TOWER— Tower Ambulance Director Steve Altenburg insists the city’s ambulance service will continue to operate in the black even when the service shifts to a paid on-call staffing system, …
TOWER— Tower Ambulance Director Steve Altenburg insists the city’s ambulance service will continue to operate in the black even when the service shifts to a paid on-call staffing system, beginning April 2.
But Altenburg acknowledged in an interview last week that the service’s current budget surplus is likely to diminish, possibly significantly, as a result of hiring the on-call staff, who will work 24-hours a day, Monday-Friday.
That’s consistent with previous reporting in the Timberjay, which had noted that the service’s current operating surplus could offset the high cost of implementing the paid on-call staffing plan. However, final budget numbers for the ambulance from 2017 show a drop in the service’s operating margins even before hiring the additional staff.
Last April, when the Tower City Council approved Altenburg’s staffing proposal, his report to the council had claimed that the new staffing system would actually increase the service’s net revenues. Altenburg now agrees that claim was in error, and that he should have claimed an increase in gross revenues, since costs of the program are likely to exceed any additional revenues. “I have never said we were going to profit more,” Altenburg said, even though he acknowledges that his original written proposal did, in fact, make that claim.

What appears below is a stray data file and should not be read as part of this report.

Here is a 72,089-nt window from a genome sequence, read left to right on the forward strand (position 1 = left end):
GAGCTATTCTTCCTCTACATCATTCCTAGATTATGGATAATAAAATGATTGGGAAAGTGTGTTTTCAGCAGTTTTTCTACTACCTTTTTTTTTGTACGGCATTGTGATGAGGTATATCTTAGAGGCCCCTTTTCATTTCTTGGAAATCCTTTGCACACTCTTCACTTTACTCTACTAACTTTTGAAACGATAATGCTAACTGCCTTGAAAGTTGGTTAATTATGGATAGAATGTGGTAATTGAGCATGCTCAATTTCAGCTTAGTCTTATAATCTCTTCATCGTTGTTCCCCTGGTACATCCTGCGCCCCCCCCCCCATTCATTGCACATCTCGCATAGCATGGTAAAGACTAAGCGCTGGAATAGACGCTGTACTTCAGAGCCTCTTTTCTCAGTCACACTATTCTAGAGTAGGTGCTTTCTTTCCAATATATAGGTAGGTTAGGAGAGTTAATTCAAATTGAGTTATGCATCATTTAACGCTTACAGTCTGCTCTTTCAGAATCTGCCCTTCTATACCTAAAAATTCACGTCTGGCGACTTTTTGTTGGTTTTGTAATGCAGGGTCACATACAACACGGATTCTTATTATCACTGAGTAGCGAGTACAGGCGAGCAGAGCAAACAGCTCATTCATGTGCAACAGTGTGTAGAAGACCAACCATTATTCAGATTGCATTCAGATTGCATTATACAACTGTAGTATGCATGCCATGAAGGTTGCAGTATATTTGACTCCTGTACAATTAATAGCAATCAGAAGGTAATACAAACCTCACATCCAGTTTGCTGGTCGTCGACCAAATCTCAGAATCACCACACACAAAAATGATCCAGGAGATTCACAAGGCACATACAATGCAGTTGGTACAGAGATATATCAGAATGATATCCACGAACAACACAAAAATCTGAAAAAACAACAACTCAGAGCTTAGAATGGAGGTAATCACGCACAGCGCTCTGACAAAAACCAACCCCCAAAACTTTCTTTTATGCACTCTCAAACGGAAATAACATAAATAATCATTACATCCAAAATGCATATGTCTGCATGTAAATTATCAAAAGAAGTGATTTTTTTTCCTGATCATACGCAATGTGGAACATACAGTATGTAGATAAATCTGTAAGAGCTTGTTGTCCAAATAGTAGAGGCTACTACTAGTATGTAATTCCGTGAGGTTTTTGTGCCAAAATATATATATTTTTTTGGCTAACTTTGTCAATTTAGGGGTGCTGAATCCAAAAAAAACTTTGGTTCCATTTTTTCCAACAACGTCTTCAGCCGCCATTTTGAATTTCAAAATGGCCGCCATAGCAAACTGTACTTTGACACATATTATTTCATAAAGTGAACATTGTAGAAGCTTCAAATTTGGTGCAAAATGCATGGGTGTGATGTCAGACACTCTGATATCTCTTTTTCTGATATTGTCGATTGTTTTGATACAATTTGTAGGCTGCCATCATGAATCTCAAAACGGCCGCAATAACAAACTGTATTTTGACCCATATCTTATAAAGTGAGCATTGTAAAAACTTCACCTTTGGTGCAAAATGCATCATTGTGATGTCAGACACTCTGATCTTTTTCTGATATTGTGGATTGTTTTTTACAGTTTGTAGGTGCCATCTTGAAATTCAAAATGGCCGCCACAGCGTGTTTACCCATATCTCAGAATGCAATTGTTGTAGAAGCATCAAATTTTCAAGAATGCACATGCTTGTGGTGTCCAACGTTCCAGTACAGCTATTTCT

Altenburg argues that new staff will allow the Tower Ambulance to take more inter-hospital transfers, which generate substantially more revenue than emergency calls. He said the service averages about $600 for an emergency call, while a transfer brings in about $1,300 before subtracting expenses. An analysis of 2017 ambulance billing records by the Timberjay found an actual average of $1,217 per transfer. The ambulance service completed 72 transfers last year, and Altenburg projects that will increase to 150 under his staffing proposal.
Altenburg was, at times, confrontational in the interview, repeatedly accusing this reporter of misrepresenting his proposal or “twisting numbers.” Altenburg was also contradictory at times, sometimes acknowledging the on-call proposal will diminish current budget surpluses, at other times, going back to his previous claims that the plan would more than pay for itself.